-Posted by Isaac
What a difference a week makes.
We've gone from this:
And what a mood shift! For the bees and beekeeper both. It's amazing what twenty degrees can do for one's outlook on life.
This week I got the lead out. Hustling along, checking up on almost everybody.
At first, with temps still in the 20's, just feeding.
This was the second round on the patties. (AP23 Winter Patties from Dadant, in case you were wondering.)
The first round went on before that long lasting arctic blast made us miserable. Maybe only 10% of the hives actually got a patty. If I can't see the cluster because the bees are way down beneath their winter stores, I just move on to the next hive.
After three weeks of nastiness, many of the hives had eaten their way upward. At negative temps, hanging on to life takes a lot of calories.
They are higher now. If I can see bees, they get a patty.
Or two, or seven or eight. Some of these monsters are looking hungry.
This round, maybe 90% of the hives got a least something. Whether they needed it or not. A few dollars of food insurance is not a bad idea. Especially when we're still looking at two months of winter.
And in case you were wondering, no, I don't just throw it in there. A little smoke and a few sticks keeps the squashing to a minimum.
The bees seem to like the patties more than their own honey. Quite a few looked like the photo below- the food from round one had been completely eaten, but their honey stores were left untouched. This hive still weighed about 90 lbs.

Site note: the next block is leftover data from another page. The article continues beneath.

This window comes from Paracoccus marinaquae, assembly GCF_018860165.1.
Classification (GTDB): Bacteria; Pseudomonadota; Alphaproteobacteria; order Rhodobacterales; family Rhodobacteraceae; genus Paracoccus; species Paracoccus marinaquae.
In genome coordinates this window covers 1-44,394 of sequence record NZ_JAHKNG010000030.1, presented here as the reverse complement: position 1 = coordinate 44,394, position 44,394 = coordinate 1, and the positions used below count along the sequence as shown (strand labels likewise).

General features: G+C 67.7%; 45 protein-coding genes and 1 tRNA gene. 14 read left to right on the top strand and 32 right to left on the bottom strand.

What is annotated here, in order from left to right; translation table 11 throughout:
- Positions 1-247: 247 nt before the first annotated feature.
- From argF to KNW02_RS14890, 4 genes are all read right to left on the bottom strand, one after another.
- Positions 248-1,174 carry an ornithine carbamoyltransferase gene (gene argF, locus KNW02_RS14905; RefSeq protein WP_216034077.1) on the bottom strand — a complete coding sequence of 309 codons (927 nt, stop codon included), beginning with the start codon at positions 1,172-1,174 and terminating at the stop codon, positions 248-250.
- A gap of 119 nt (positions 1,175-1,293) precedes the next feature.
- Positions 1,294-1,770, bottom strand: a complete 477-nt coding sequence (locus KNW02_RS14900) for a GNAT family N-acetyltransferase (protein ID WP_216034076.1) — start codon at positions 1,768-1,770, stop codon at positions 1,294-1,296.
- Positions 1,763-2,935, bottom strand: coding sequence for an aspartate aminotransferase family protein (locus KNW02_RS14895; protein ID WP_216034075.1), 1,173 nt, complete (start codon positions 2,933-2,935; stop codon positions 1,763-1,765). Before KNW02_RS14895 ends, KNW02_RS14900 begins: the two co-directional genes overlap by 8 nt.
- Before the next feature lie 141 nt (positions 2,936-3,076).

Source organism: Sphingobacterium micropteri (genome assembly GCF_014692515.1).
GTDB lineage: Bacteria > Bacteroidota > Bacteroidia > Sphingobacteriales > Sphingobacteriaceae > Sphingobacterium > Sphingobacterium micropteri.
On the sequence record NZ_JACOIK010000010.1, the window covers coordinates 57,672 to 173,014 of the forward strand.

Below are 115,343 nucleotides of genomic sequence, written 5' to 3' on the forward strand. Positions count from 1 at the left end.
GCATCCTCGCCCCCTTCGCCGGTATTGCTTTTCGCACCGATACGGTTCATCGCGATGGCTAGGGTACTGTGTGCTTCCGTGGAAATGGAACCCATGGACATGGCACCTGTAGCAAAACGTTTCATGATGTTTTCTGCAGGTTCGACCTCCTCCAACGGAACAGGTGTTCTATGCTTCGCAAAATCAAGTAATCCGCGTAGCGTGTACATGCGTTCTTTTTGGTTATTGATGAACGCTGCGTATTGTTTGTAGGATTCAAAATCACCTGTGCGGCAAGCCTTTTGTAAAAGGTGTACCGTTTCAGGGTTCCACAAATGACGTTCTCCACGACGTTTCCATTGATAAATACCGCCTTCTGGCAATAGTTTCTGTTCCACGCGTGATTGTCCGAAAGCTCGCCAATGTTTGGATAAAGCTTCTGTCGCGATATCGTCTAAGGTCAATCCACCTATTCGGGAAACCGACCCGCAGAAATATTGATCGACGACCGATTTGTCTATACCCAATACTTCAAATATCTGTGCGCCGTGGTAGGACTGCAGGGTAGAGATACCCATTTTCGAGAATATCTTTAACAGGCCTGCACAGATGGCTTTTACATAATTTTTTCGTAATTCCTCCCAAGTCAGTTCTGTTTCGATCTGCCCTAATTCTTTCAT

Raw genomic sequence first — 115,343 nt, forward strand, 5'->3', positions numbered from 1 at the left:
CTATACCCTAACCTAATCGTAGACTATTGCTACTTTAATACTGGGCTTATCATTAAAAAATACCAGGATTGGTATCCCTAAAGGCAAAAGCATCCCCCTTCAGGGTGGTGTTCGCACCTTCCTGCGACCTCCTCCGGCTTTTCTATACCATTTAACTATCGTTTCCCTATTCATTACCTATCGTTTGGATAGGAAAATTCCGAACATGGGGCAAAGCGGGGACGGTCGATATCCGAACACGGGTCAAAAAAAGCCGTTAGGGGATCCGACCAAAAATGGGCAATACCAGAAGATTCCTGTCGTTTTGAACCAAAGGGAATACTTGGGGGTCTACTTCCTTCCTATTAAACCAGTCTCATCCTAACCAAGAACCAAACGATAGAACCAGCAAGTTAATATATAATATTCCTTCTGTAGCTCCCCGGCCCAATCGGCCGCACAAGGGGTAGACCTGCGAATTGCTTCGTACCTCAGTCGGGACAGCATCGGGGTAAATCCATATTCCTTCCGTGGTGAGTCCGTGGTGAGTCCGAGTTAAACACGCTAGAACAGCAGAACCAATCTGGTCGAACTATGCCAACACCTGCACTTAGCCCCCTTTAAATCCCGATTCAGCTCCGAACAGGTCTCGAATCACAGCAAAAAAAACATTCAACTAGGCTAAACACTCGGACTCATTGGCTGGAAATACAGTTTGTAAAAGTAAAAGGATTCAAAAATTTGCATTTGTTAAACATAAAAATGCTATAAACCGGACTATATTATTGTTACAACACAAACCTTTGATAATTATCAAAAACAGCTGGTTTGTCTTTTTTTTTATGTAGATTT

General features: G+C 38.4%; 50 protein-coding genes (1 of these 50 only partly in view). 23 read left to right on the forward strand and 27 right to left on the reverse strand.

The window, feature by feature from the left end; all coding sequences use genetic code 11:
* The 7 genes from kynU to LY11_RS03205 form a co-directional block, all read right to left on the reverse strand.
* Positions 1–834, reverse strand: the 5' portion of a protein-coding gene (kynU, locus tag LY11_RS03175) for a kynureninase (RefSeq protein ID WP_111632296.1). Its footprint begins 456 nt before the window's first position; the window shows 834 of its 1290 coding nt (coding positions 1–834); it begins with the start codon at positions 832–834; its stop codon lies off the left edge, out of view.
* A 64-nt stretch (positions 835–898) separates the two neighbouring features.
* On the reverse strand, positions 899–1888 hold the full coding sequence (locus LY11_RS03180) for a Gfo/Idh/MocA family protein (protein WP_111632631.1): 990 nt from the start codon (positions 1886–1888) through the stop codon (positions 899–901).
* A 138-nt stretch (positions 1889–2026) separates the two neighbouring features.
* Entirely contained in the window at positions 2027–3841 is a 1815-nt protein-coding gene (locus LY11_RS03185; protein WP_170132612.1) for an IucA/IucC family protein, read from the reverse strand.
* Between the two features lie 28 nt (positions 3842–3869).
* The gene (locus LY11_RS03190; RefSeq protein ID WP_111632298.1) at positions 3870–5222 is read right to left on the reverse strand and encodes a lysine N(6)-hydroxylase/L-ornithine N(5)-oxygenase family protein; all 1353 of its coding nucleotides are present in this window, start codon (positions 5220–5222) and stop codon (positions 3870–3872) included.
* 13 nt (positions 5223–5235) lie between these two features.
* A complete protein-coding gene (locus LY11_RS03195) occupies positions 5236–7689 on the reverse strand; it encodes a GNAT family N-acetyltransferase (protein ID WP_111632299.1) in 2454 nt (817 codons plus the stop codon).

I don't know, it must be good eatin'. I like to take a nibble myself now and then.
As the temperatures climbed and the clusters expanded, it occurred to me that one more shot of oxalic vapor couldn't hurt. The hives are just barely beginning to brood.
Just hoping to clean up any mite trouble I may have missed back in November. Was I a bit early on the first round of acid?
It's going to get cold again. Looking ahead at the weekend weather, we basically were given a gift-- three days of heat. In turn, that meant three days of work. Round two at breakneck pace. A couple of those days extended right on into the night.
Which was fine by me. Enough already of the bad singing and two-bit philosophy. Leave that to the amateurs...
We're professionals here and we've got bees to worry about!
I finished up this afternoon with the last of the oxalic, and it hit me that I've probably only worked thee or four days in the last month. This short but intense stretch was about it. Whew, tough gig this beekeeping.
I'm ready for a professional vacation.